as Die Schweiz^ after Schwiz, the State which seemed to them
the most active and irreconcilable, while the Swiss them-
selves called their Confederation an Eidgenossenschaft in the
documents, showing that they were beginning to form a sepa-
rate nation.

Certainly the results are worthy of admiration, the more
so as the democratic feelings, which had made their appear-
ance in the Swabian and Rhine cities, received their death-
blow at this very time. Only a few months after the rude
peasants of Glarus had defeated a large army of Knights at
Nafels, the league of the Swabian cities was hopelessly
crushed by Count Eberhard, of Wiirttemburg, in the battle
of Dofflingen, and soon after the Rhine cities also suc-
cumbed to a like fate. At the very time, therefore, that the
seeds of immemorial Teutonic liberties were being trampled
into the mire in Germany proper, they took root and flour-
ished in the rising Swiss Confederation. On one side the
monarchical principle was in the ascendant, on the other the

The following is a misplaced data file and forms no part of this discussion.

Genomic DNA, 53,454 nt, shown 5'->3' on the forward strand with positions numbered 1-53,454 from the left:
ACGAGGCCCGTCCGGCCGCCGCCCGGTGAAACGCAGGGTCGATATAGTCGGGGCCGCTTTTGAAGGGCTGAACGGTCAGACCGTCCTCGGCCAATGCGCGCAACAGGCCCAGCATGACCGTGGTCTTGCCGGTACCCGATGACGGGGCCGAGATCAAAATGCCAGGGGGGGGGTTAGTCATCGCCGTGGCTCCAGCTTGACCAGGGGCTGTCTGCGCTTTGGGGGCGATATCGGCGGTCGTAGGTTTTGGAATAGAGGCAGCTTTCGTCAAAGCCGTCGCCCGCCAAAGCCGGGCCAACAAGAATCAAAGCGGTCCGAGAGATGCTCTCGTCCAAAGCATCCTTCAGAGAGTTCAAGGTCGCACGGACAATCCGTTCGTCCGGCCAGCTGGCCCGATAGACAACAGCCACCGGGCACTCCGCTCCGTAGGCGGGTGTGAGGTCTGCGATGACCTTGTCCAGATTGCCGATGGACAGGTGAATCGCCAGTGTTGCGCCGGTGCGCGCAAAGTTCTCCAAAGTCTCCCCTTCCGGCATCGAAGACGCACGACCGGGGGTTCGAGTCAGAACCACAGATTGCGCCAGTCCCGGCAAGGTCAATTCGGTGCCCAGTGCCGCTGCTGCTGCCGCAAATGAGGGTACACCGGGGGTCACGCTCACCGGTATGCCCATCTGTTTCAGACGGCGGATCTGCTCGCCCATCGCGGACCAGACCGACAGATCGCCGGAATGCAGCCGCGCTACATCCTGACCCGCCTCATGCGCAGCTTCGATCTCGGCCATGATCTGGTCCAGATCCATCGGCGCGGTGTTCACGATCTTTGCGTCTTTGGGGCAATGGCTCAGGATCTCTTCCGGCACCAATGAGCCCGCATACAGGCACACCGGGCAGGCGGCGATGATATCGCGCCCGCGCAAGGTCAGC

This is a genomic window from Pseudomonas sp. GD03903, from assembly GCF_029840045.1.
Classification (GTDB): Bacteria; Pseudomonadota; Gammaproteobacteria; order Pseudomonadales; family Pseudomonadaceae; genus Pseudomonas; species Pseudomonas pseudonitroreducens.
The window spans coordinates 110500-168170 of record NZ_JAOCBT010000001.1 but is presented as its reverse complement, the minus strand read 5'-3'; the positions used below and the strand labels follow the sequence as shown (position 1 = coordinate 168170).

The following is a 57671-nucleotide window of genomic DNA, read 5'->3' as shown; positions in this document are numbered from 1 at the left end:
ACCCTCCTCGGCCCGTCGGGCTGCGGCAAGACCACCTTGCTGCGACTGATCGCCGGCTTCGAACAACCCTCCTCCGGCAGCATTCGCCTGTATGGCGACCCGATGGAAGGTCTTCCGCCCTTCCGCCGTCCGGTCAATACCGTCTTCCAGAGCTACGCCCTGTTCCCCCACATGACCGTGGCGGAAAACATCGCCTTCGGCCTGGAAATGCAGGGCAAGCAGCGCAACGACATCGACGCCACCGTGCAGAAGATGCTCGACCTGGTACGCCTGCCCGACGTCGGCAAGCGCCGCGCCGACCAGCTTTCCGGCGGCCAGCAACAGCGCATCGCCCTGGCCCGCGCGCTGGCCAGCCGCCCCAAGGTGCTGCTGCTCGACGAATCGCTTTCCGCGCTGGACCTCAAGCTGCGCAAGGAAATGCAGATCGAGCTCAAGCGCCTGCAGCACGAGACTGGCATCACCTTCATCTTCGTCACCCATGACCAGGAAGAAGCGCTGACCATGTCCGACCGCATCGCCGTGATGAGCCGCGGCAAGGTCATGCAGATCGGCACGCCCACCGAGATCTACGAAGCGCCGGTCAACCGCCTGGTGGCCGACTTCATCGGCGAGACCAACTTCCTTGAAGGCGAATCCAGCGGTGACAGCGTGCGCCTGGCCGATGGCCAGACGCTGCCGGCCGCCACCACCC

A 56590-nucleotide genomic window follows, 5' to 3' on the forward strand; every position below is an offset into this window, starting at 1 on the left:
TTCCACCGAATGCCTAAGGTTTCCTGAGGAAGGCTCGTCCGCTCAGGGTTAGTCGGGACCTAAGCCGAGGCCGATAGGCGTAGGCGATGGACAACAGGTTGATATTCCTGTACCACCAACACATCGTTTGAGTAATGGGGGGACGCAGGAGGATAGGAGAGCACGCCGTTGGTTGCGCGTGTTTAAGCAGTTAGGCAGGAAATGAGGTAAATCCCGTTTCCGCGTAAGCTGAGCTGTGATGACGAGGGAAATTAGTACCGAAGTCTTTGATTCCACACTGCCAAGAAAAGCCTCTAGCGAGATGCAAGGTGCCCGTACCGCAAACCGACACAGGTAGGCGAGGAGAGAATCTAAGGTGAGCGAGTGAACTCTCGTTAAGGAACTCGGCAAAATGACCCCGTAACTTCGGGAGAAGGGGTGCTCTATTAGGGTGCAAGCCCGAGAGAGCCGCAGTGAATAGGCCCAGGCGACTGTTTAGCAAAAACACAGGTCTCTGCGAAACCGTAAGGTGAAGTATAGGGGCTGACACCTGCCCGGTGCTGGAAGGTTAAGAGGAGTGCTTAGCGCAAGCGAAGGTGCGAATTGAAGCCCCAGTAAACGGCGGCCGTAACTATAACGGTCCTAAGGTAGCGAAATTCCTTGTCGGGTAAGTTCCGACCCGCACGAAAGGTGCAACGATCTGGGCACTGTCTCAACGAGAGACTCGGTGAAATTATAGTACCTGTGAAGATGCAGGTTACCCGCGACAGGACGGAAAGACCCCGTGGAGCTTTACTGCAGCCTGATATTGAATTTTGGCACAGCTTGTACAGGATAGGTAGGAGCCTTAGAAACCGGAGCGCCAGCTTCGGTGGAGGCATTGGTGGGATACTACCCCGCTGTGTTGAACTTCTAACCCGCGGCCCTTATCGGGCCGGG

republican. With the lapse of time this fundamental differ-
ence became more and more accentuated; the two nations
grew apart, never again to be united.

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The Swiss of the fourteenth century rescued the princi-
ple of primitive democracy, which had reached them
pre-feudal times, just at the critical moment when it
threatened with extinction. All honor to them for
great service to mankind I

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OF a constitution proper, in the modem acceptation of
the term, there were, as yet, only faint traces. The
Confederation of Eight States by no means presented all
the features of a well-balanced, logical scheme of govern-
ment. It was a group of sovereign communities rather than
a nation, an organization rather than an organism, and "a